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In Re: Yasmin and Yaz (Drospirenone) Marketing, Sales Pmf Practices and Products Liability Litigation v. Bayer Healthcare Pharmaceuticals


December 16, 2011


The opinion of the court was delivered by: David R. Herndon Chief Judge United States District Court


Regarding That part of the Motion which seeks to Exclude Testimony of Plaintiffs' Expert Witnesses David Green, M.D., Ph.D. and Mitchell Botney, M.D. (Partial Ruling on Document No. 47)


Defendants Bayer HealthCare Pharmaceuticals Inc. and Bayer Pharma AG ("Bayer") move, in part, to exclude the testimony David Green, M.D., Ph.D. and Mitchell Botney, M.D. as part of plaintiff's evidence. (Doc. 47).*fn1 Familiarity with the underlying proceeding is presumed. For the reasons that follow, Bayer's motion is DENIED on all grounds raised.


This Order is part of the Court's consideration of one of the bellwether cases in a multidistrict litigation (MDL) action relating to the manufacture, marketing, and sale of the prescription pharmaceuticals known as YAZ and Yasmin.*fn2 Jill Fender, as Special Administrator and Surviving Parent of the Estate of Melissa A. Fender, Deceased v. Bayer Healthcare Pharmaceuticals, et al. Case No. 09-CV-20036-DRH.

YAZ and Yasmin, are manufactured, marketed, and sold by Bayer, and are members of a class of prescription medicines known as combined hormonal oral contraceptives ("COCs"), which contain both an estrogen and a progestin component (Doc. 2090 p. 6). The vast majority of COC's, including YAZ and Yasmin, contain the same type of estrogen--ethinyl estradiol (EE). Id.*fn3 In contrast to estrogen, the progestins in COCs are of many types. The progestin in YAZ and Yasmin is a newer type of progestin known as drospirenone ("DRSP"). Id.

DRSP-containing COCs are known as "fourth-generation" COCs (classified by the type of progestin used). Id. at pp. 6-5. COCs containing earlier developed progestins are categorized as "first-generation," "second-generation," and "third-generation." Id. at p. 6. First-generation COCs contain the progestin norethynodrel. Id. Second-generation COCs contain the progestin Levonorgestrel ("LNG") and third-generation COCs contain several progestins, including desogestrel, gestodene, and norgestimate ("NGM"). Id.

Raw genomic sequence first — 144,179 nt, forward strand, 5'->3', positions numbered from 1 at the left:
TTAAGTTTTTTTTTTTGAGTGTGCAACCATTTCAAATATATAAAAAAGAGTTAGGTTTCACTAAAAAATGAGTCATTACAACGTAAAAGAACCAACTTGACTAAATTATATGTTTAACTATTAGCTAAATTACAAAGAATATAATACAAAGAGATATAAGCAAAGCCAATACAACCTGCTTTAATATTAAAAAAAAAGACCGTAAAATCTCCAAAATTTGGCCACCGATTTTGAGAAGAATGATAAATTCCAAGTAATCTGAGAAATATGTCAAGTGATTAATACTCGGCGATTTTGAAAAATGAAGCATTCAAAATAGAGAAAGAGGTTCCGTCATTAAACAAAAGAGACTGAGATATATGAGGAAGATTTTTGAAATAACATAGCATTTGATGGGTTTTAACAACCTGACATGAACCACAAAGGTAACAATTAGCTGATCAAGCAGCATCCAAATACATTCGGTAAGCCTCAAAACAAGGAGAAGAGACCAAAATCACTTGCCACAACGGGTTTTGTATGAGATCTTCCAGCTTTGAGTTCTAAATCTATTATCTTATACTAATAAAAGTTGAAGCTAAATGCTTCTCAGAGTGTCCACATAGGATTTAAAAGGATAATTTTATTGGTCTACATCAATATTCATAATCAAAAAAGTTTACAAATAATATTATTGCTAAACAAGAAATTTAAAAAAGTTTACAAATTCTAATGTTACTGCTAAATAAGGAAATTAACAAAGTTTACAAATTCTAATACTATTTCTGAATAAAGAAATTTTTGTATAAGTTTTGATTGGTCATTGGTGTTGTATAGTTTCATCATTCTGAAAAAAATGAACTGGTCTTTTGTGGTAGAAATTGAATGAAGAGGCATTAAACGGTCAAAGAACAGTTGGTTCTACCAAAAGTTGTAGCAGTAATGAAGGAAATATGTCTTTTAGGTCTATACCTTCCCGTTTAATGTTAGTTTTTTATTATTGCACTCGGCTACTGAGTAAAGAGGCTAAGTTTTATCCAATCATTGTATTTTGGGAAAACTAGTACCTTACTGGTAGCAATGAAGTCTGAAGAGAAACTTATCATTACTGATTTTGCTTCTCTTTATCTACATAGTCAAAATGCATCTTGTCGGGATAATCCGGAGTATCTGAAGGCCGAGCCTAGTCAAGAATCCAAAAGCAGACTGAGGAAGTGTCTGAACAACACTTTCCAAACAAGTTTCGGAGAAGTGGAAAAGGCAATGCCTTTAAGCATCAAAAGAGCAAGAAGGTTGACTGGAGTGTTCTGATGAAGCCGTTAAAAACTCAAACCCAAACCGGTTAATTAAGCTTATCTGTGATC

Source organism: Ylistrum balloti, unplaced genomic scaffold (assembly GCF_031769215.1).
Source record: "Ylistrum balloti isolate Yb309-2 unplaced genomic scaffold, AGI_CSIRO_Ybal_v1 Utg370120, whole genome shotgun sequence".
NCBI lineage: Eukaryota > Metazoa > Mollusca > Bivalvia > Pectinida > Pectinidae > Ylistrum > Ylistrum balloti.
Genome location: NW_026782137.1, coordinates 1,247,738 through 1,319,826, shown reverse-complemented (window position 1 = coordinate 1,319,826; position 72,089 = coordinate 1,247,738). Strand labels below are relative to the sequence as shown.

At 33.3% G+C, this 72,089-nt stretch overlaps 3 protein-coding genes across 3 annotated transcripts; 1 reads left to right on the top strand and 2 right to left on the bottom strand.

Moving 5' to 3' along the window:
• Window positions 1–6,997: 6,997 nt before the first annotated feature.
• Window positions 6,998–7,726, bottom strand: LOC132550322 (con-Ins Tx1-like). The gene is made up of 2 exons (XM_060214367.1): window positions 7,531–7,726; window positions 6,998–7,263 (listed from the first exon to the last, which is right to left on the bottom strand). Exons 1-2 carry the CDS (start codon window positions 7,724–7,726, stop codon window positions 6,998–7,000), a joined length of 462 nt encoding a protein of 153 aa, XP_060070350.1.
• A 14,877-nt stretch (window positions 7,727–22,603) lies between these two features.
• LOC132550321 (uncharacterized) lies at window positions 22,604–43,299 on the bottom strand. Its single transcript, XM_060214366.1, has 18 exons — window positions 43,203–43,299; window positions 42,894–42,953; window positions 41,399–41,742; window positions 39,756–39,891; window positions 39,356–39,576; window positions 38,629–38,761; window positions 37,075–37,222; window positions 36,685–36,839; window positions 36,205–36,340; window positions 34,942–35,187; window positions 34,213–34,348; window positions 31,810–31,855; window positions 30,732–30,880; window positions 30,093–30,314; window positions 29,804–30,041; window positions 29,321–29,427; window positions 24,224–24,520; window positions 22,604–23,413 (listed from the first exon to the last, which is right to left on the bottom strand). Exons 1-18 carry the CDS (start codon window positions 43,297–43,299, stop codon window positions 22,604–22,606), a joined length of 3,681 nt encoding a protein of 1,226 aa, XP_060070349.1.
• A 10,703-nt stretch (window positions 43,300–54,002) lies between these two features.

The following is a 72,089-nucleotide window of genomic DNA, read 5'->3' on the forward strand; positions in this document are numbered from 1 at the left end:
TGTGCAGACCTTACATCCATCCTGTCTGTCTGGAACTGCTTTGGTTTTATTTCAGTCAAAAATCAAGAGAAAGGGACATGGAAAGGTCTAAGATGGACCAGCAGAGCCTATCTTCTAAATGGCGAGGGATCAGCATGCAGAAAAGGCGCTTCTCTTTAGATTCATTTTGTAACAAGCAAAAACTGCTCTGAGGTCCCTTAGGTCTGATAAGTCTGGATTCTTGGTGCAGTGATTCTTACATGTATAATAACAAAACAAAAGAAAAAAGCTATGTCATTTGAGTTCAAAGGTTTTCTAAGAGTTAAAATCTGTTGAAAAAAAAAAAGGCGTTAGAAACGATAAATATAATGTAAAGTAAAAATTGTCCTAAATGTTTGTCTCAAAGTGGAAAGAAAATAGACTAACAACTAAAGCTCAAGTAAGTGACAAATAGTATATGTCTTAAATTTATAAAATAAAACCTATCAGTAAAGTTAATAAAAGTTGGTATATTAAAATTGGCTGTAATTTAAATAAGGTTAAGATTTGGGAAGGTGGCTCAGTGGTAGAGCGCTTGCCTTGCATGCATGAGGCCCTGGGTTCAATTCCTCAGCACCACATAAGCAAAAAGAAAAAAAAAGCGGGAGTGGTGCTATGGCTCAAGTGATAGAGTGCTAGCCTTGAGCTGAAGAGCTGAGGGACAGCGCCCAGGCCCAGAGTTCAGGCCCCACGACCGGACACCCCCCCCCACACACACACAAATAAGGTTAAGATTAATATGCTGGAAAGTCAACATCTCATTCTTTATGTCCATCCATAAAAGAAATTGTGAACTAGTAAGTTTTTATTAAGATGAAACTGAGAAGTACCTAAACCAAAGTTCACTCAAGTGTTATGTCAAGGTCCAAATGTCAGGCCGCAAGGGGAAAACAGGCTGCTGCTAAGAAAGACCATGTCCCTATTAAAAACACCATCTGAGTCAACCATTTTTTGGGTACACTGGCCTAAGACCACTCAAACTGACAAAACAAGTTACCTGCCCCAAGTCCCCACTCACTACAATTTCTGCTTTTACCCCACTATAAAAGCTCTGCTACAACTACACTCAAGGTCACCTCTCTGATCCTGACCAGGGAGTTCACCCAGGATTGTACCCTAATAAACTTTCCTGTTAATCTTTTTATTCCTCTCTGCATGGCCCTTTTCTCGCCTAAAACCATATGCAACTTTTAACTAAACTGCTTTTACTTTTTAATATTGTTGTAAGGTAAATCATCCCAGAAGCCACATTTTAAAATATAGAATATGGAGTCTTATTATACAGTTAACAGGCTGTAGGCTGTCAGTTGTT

It is generally accepted that there is an increased risk of venous thromboembolic (VTE) disease (disease relating to blood clotting in the veins) in COC users (Doc. 2102-14 p. 5; Doc. 2090-2 p. 2). It is also generally accepted that second-generation COCs (LNG-containing COCs) are considered to have a low risk for VTE disease (Doc. 2102-14 p. 6). Because the VTE risk associated with second-generation COCs is relatively low, LNG-containing COCs are often selected as a reference treatment in comparative studies evaluating whether there is an association between third-generation COCs and an increased risk of VTE disease (See e.g., Doc. 2102-4) and in comparative studies evaluating whether there is an association between DRSP-containing COCs and an increased risk of VTE disease (See e.g., Doc. 2102-14 pp. 5-6). In the mid-1990s, various reports indicated that users of third-generation COCs were at higher risk of VTE disease than users of second-generation COCs (Doc. 2090-2 p. 2).*fn4

At issue in this litigation is the safety of DRSP-containing COCs and whether the use of DRSP is associated with a higher risk of VTE disease. Specifically, plaintiffs contend that Bayer misrepresented or omitted facts pertaining to the safety and efficacy of YAZ and Yasmin. With respect to the safety of YAZ and Yasmin, plaintiffs contend that the DRSP component of the drugs is associated with an increased risk of VTE disease and of potentially life-threating thrombosis complications, including deep vein thrombosis (DVT) (a blood clot formation in one of the body's deep veins) and pulmonary embolism ("PE") (a clot formation that travels to the lungs).*fn5